SEATTLE -- Bone loss in epilepsy patients is a serious problem that has not received enough attention, experts said at the annual meeting of the American Epilepsy Society.
Some of those experts urged that all epilepsy patients, regardless of the medications they might be on, should receive calcium and vitamin D supplementation.
Among the new information presented at the meeting was a retrospective study of 50 adult, male patients. Only 18% of those men got adequate exercise and only 12% got the daily recommended amount of calcium in their diet. Of five patients who underwent a bone scan, three had osteopenia/osteoporosis; they were 32 years, 47 years, and 52 years of age, and had had epilepsy since childhood.
Another study compared young patients on a ketogenic diet with young patients about to start the diet. All of the patients had been on multiple drugs, all had low bone density, and all were significantly below their expected height and weight.
Physicians who treat epileptic patients need a "wake-up call," said Dr. Richard H. Mattson, professor of neurology, Yale University, New Haven. Reports of fractures and osteoporosis associated with drug treatment of epilepsy date back to the late 1960s, yet the significance of those reports has not been fully appreciated.
Dr. Mattson said that he has been remiss himself in taking such reports too lightly. In the mid-1980s, he attended a conference in Europe at which the problem was discussed.
Most of the data came from Northern European countries and institutionalized patients, and he assumed that the patients simply did not get enough sun. "That conclusion, I have now decided, was incorrect," he said. A survey published in 2001 found that only 27% of neurologists screened their epilepsy patients for bone loss; only 7% advised their patients to take calcium and vitamin D supplements. "In my opinion, that is not adequate," Dr. Mattson said.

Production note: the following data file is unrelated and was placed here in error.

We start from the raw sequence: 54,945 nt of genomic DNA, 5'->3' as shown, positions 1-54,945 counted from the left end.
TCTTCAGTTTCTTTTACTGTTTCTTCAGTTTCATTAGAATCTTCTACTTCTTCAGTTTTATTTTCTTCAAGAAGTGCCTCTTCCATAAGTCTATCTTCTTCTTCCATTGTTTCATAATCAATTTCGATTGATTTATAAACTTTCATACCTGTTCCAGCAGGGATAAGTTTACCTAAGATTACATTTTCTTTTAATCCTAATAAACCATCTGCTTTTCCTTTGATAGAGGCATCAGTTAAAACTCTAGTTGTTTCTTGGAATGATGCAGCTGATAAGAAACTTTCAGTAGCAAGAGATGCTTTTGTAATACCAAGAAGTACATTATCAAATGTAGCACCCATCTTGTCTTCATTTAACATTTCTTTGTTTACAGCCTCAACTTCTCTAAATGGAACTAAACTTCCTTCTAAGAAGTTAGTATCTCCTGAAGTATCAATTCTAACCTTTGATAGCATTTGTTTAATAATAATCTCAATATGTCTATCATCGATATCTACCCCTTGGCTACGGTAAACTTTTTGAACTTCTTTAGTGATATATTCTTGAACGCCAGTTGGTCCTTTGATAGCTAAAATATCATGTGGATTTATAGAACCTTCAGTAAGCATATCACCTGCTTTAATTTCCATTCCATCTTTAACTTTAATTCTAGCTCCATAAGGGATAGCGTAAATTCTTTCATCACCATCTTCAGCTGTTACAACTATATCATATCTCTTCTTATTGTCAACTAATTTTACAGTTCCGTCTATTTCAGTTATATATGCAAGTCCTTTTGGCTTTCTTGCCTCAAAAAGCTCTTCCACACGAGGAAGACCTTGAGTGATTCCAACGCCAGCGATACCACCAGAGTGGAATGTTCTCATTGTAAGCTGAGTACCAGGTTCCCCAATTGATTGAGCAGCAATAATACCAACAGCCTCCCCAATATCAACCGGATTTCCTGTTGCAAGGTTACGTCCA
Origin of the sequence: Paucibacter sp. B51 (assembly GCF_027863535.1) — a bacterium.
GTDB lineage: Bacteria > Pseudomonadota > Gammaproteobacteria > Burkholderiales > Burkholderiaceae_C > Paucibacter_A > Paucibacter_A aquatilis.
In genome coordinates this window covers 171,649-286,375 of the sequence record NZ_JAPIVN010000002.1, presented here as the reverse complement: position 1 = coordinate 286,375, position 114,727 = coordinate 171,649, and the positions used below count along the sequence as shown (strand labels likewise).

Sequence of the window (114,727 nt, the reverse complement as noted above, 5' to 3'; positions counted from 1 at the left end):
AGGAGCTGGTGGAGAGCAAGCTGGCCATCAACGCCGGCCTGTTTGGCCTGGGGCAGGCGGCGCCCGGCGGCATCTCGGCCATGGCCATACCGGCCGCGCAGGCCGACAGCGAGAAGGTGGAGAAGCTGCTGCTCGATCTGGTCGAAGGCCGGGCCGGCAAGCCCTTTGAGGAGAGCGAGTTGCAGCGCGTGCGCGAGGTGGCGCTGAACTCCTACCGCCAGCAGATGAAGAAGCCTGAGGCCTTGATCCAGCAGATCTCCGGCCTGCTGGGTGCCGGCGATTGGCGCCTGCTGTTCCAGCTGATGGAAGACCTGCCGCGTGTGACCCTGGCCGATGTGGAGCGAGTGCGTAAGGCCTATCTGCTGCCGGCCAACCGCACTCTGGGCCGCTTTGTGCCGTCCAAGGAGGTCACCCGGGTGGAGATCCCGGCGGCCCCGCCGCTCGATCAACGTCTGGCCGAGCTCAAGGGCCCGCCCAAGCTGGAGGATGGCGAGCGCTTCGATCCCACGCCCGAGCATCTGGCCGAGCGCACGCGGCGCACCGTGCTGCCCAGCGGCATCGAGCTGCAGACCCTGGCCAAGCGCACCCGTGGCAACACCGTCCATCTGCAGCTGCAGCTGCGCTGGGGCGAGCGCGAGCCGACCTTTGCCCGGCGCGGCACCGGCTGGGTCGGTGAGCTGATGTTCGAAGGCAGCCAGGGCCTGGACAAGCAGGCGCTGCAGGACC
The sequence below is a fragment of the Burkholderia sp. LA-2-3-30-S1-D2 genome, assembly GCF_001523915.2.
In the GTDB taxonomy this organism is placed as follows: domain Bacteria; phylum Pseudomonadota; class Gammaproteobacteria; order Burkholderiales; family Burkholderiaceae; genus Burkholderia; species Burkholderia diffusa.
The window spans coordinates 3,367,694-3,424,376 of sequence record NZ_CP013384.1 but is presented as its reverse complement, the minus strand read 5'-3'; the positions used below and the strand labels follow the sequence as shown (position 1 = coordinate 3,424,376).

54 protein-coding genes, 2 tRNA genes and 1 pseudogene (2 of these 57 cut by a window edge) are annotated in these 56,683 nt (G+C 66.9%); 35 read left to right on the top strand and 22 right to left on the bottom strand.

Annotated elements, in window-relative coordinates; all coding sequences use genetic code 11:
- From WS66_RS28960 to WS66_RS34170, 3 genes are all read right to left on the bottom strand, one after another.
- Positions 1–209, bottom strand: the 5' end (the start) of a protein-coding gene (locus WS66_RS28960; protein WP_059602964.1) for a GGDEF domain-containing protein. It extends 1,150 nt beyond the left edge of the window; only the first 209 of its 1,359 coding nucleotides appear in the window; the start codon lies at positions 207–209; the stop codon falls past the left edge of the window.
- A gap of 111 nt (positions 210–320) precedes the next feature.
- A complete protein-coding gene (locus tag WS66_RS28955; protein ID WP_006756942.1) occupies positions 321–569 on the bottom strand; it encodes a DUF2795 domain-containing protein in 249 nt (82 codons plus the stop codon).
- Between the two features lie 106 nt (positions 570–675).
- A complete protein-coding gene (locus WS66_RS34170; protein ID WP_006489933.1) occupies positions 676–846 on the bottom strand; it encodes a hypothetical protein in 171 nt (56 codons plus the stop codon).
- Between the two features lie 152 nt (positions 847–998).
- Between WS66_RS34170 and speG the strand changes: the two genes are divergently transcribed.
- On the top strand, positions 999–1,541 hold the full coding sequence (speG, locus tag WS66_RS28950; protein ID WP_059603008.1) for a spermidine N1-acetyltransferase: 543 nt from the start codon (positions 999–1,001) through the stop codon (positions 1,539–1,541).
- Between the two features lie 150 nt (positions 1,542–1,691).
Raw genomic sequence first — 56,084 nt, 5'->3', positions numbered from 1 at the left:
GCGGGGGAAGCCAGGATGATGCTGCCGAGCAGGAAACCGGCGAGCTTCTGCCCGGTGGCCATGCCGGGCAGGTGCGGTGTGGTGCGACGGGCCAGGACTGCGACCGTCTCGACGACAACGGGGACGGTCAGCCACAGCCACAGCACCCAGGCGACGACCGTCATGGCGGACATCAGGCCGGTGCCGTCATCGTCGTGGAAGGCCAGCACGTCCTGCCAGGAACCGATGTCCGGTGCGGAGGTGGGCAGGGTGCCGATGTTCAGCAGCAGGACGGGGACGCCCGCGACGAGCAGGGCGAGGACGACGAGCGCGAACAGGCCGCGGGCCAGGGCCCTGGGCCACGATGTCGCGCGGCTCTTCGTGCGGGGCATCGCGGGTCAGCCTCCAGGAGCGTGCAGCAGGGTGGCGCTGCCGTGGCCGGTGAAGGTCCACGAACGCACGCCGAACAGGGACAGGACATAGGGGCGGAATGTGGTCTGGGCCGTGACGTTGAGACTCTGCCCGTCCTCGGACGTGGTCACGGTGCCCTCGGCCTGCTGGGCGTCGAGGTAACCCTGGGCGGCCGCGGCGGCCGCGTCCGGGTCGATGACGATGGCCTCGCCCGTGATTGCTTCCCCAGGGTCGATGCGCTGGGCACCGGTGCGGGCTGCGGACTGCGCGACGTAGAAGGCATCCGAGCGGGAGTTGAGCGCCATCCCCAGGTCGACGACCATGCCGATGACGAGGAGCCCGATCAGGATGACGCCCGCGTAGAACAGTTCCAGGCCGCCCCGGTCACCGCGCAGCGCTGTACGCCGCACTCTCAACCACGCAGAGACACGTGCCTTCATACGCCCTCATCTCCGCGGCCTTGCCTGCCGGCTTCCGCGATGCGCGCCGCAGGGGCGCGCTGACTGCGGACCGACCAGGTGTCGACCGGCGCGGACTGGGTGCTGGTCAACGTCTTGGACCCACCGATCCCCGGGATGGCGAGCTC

There are no figures on how frequently patients experience bone loss, and the literature is deficient in prospective clinical trials that have looked at the problem, said Dr. Mattson, who is one of the authors of the largest epilepsy drug trial ever conducted, the VA Epilepsy Cooperative Study That study failed to take note of fractures as adverse events.
A Swedish study of institutionalized patients reported that 10% sustained a fracture per year. Other reports suggest that epilepsy patients are at risk for rickets or osteomalacia, and poor dentition.
One of the earliest attempts to explain why epilepsy drugs might contribute to bone loss postulated that drugs such as phenytoin, phenobarbital, and carbamazepine might interfere with vitamin D metabolism by inhibiting cytochrome P450-mediated reactions. But valproate, which does not affect that enzyme, has been shown to cause bone loss.
Newer agents may not be free of bone effects, despite hopes that the bone problem would "fade into history" as a result of greater reliance on newer antiepileptic medications-levetiracetam, topiramate, and zonisamide, Dr. Mattson said. Topiramate, for example, can interfere with oral contraceptive effectiveness, and vitamin D and estradiol are somewhat similar molecules.
The survey of 50 adult male subjects (mean age 41 years) was designed to evaluate 15 primary and secondary risk factors known to be associated with osteoporosis.
In 74% of the subjects, the onset of epilepsy came before age 25, which is the age of peak bone density attainment in males, Dr. Mercedes P. Jacobson of Temple University, Philadelphia, said in a poster presentation.